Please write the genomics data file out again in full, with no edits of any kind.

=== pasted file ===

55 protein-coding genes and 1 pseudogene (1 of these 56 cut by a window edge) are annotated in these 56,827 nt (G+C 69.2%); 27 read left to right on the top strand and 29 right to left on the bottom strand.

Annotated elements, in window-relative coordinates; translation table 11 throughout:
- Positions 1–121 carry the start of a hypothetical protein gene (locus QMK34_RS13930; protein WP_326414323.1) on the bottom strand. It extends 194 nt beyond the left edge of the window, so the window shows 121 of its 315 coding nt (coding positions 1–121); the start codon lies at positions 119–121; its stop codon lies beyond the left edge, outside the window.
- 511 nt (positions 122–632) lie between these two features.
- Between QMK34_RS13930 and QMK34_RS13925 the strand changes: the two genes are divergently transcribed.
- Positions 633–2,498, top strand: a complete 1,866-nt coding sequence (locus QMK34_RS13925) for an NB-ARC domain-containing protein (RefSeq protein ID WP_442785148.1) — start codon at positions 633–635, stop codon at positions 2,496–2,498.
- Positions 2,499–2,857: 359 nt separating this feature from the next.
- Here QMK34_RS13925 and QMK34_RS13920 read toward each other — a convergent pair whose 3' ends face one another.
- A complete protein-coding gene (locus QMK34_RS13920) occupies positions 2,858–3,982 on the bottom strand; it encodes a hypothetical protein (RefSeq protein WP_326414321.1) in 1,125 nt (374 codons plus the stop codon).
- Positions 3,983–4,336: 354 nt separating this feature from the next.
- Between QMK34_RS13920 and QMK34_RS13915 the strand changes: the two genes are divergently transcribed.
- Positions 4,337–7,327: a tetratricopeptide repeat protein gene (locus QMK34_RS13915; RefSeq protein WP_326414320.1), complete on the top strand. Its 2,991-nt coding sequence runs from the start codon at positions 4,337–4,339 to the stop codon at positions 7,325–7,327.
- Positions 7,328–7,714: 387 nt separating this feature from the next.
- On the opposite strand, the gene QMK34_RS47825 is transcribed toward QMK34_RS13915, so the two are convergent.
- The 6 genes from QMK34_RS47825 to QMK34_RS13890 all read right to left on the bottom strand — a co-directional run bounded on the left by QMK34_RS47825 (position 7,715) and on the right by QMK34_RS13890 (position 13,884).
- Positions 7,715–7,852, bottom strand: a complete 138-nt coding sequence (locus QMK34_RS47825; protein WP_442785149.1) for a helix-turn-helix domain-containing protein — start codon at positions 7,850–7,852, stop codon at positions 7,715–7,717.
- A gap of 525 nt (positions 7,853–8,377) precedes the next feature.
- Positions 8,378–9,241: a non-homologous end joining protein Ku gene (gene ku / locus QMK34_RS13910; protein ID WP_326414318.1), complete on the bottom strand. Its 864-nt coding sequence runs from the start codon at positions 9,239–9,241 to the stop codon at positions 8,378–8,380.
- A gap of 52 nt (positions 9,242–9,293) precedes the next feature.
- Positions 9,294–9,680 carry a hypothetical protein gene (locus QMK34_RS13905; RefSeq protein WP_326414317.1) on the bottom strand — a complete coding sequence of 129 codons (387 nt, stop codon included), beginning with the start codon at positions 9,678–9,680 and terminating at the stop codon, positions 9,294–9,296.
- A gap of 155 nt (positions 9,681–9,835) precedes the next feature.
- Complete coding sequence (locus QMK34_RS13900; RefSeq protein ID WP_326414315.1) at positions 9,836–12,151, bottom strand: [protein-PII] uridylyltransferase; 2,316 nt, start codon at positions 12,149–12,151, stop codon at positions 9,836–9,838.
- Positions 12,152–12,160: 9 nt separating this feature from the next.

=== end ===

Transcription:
55 protein-coding genes and 1 pseudogene (1 of these 56 cut by a window edge) are annotated in these 56,827 nt (G+C 69.2%); 27 read left to right on the top strand and 29 right to left on the bottom strand.

Annotated elements, in window-relative coordinates; translation table 11 throughout:
- Positions 1–121 carry the start of a hypothetical protein gene (locus QMK34_RS13930; protein WP_326414323.1) on the bottom strand. It extends 194 nt beyond the left edge of the window, so the window shows 121 of its 315 coding nt (coding positions 1–121); the start codon lies at positions 119–121; its stop codon lies beyond the left edge, outside the window.
- 511 nt (positions 122–632) lie between these two features.
- Between QMK34_RS13930 and QMK34_RS13925 the strand changes: the two genes are divergently transcribed.
- Positions 633–2,498, top strand: a complete 1,866-nt coding sequence (locus QMK34_RS13925) for an NB-ARC domain-containing protein (RefSeq protein ID WP_442785148.1) — start codon at positions 633–635, stop codon at positions 2,496–2,498.
- Positions 2,499–2,857: 359 nt separating this feature from the next.
- Here QMK34_RS13925 and QMK34_RS13920 read toward each other — a convergent pair whose 3' ends face one another.
- A complete protein-coding gene (locus QMK34_RS13920) occupies positions 2,858–3,982 on the bottom strand; it encodes a hypothetical protein (RefSeq protein WP_326414321.1) in 1,125 nt (374 codons plus the stop codon).
- Positions 3,983–4,336: 354 nt separating this feature from the next.
- Between QMK34_RS13920 and QMK34_RS13915 the strand changes: the two genes are divergently transcribed.
- Positions 4,337–7,327: a tetratricopeptide repeat protein gene (locus QMK34_RS13915; RefSeq protein WP_326414320.1), complete on the top strand. Its 2,991-nt coding sequence runs from the start codon at positions 4,337–4,339 to the stop codon at positions 7,325–7,327.
- Positions 7,328–7,714: 387 nt separating this feature from the next.
- On the opposite strand, the gene QMK34_RS47825 is transcribed toward QMK34_RS13915, so the two are convergent.
- The 6 genes from QMK34_RS47825 to QMK34_RS13890 all read right to left on the bottom strand — a co-directional run bounded on the left by QMK34_RS47825 (position 7,715) and on the right by QMK34_RS13890 (position 13,884).
- Positions 7,715–7,852, bottom strand: a complete 138-nt coding sequence (locus QMK34_RS47825; protein WP_442785149.1) for a helix-turn-helix domain-containing protein — start codon at positions 7,850–7,852, stop codon at positions 7,715–7,717.
- A gap of 525 nt (positions 7,853–8,377) precedes the next feature.
- Positions 8,378–9,241: a non-homologous end joining protein Ku gene (gene ku / locus QMK34_RS13910; protein ID WP_326414318.1), complete on the bottom strand. Its 864-nt coding sequence runs from the start codon at positions 9,239–9,241 to the stop codon at positions 8,378–8,380.
- A gap of 52 nt (positions 9,242–9,293) precedes the next feature.
- Positions 9,294–9,680 carry a hypothetical protein gene (locus QMK34_RS13905; RefSeq protein WP_326414317.1) on the bottom strand — a complete coding sequence of 129 codons (387 nt, stop codon included), beginning with the start codon at positions 9,678–9,680 and terminating at the stop codon, positions 9,294–9,296.
- A gap of 155 nt (positions 9,681–9,835) precedes the next feature.
- Complete coding sequence (locus QMK34_RS13900; RefSeq protein ID WP_326414315.1) at positions 9,836–12,151, bottom strand: [protein-PII] uridylyltransferase; 2,316 nt, start codon at positions 12,149–12,151, stop codon at positions 9,836–9,838.
- Positions 12,152–12,160: 9 nt separating this feature from the next.